All the Way to Hell

In Dialogue with Eliza Evans

Last year, after artist Eliza Evans learned she had inherited the equivalent of three acres of mineral rights in Oklahoma, she started receiving offers from agents for fossil fuel companies to buy or lease these rights. After researching the law, Eliza Evans learned that she could not refuse and that the property could be fracked without her consent if the neighboring property owners agreed. Eliza Evans says that since like most artist she does not like being told what to do, she took a deep dive on mineral rights and property law to see if she could create some options. This resulted in the conceptual art activism of All the Way to Hell.

All the Way to Hell is giving away fractions of this property to as many people as possible. Nearly 300 people are participating so far, and signups will remain open until mid-December. This aggressive fragmentation of the property drives up the driller’s acquisition costs and will impede their interest. All the Way to Hell is a platform for a new form of protest, the foundation for a 100-year sit-in. Although each fractional mineral property is minuscule from a practical and legal perspective, the space it occupies is vast. All the Way to Hell may be the largest land art project ever. 

AS: The origin of your title All the Way to Hell is taken from a common-law doctrine. Can you give me the gist of it?

EE: The origins of All the Way to Hell is the common-law doctrine that property owners own everything in three-dimensional space all the way to heaven (ad coelum), otherwise known as air rights, and all the way to hell (ad inferos). Subsurface mineral rights extend, at least in theory, 4000 miles to the center of the earth. Minerals can be severed from the surface and leased or sold separately. In all states, mineral rights supersede surface rights making minerals the most powerful, racialized, and inequitable form of property in the United States.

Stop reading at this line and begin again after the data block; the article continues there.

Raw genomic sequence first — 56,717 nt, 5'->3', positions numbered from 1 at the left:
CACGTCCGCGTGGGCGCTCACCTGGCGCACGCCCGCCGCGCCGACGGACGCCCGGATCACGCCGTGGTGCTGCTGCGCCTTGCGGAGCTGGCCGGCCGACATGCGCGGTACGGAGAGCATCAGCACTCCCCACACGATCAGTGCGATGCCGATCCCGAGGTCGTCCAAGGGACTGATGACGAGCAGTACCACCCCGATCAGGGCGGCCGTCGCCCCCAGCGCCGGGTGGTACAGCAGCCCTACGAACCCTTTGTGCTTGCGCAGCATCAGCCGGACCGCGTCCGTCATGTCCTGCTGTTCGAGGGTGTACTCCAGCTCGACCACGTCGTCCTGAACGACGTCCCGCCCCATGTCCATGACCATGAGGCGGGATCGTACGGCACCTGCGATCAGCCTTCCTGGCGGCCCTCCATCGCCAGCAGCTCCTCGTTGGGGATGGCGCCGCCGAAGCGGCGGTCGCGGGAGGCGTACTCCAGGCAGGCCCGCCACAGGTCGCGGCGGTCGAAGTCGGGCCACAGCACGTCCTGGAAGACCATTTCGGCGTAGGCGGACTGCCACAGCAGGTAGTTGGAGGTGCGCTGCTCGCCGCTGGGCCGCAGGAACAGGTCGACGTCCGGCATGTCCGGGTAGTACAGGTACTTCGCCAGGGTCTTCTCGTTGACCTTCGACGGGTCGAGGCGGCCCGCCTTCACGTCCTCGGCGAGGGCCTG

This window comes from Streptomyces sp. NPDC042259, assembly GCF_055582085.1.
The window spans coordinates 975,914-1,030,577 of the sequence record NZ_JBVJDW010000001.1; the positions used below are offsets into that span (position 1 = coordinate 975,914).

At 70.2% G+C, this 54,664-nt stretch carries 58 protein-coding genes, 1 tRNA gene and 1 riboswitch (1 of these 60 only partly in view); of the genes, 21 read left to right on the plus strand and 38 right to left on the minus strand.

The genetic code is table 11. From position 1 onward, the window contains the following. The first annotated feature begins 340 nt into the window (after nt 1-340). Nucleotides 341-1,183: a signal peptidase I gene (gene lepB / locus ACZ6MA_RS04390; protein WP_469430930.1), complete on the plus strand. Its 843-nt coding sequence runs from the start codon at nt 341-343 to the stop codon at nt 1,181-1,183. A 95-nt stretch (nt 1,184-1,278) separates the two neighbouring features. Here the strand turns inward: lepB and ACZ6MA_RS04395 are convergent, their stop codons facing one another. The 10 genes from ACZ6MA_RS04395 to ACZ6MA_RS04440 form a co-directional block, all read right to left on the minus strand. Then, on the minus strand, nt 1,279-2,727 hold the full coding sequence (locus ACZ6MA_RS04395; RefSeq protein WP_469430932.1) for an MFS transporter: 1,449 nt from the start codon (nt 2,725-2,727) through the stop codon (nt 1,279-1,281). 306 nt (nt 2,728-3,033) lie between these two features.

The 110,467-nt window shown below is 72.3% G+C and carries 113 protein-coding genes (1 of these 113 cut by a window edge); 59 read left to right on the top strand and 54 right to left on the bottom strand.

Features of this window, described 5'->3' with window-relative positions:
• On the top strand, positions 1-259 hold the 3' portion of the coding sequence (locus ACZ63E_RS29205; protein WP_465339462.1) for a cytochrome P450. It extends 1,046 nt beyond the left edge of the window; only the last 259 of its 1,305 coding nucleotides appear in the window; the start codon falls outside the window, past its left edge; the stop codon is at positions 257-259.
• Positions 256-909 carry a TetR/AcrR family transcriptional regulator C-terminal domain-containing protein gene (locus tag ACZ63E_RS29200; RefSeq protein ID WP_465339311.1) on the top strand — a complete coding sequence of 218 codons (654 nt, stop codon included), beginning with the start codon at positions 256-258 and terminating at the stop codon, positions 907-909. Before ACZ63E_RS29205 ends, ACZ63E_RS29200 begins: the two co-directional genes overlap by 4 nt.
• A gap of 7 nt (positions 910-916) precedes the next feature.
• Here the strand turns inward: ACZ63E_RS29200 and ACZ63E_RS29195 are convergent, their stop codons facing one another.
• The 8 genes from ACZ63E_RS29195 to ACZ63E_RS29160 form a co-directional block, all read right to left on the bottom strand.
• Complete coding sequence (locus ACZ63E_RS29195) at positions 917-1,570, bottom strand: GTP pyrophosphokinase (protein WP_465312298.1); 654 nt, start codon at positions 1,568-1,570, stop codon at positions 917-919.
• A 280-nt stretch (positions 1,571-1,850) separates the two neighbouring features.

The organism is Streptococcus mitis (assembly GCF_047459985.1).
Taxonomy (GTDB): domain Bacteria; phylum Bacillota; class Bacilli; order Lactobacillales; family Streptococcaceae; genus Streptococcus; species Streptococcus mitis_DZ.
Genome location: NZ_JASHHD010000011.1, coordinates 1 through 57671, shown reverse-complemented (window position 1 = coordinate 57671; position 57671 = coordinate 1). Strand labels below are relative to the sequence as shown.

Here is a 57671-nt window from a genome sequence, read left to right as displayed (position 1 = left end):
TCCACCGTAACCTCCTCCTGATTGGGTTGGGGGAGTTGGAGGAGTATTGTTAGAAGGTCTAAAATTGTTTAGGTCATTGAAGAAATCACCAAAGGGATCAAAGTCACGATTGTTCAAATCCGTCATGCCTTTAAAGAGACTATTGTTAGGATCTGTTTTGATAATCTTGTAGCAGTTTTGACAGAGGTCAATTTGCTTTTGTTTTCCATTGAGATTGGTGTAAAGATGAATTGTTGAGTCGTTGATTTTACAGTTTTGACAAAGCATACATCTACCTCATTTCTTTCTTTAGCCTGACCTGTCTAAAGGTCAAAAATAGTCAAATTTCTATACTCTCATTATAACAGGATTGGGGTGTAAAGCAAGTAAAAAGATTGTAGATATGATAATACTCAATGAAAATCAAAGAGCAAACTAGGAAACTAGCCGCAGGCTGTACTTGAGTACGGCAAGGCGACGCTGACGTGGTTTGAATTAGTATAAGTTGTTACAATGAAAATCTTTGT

A piece of stone

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All the Way to Hell: well core sample
A painting in a frame hanging on a wall

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All the Way to Hell: well core sample and mineral deed

AS: You have recently exhibited elements from your project in Ecofeminism(s) at Thomas Erben, curated by Monica Fabijanska. How was it represented in that show?

EE: When I met Monika, All the Way to Hell was an idea which she curated into the ecofeminim(s) show this summer with the understanding that the work would evolve even as it hung on the gallery wall. The exhibited work took the form of a framed mineral deed. Next to it were well core samples, cylindrical rock samples approximately 4 inches in diameter, which fossil fuel companies extract from various formations to assess content. These well core samples come from 2,000 to 14,000 below the surface in the Permian Basin, the most active oil and gas field in the United States. 

I always intended the work to be more than an idea or a proposition, but I had little idea that I would have to consult with a dozen lawyers to get the answers I needed. By the time the show reopened in September, All the Way to Hell was fully functional.

An empty road with grass and trees

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A view of the surface under which All the Way to Hell takes place

AS: Your entry point is local and specific, yet it also tackles a complex web of societal and ecological systems. Tell me about this process. How do you approach this complexity and how do you approach it as an art project?

EE: All the Way to Hell is about the cultural constitution of space, even that space thousands of feet underground. Cheryl Harris’ “Whiteness at Property” has been an important piece of scholarship that I return to repeatedly. White people have continuously used property ownership regimes to forcibly divest BIPOC and women of their property throughout U.S. history. Northeast Oklahoma land has a painful history.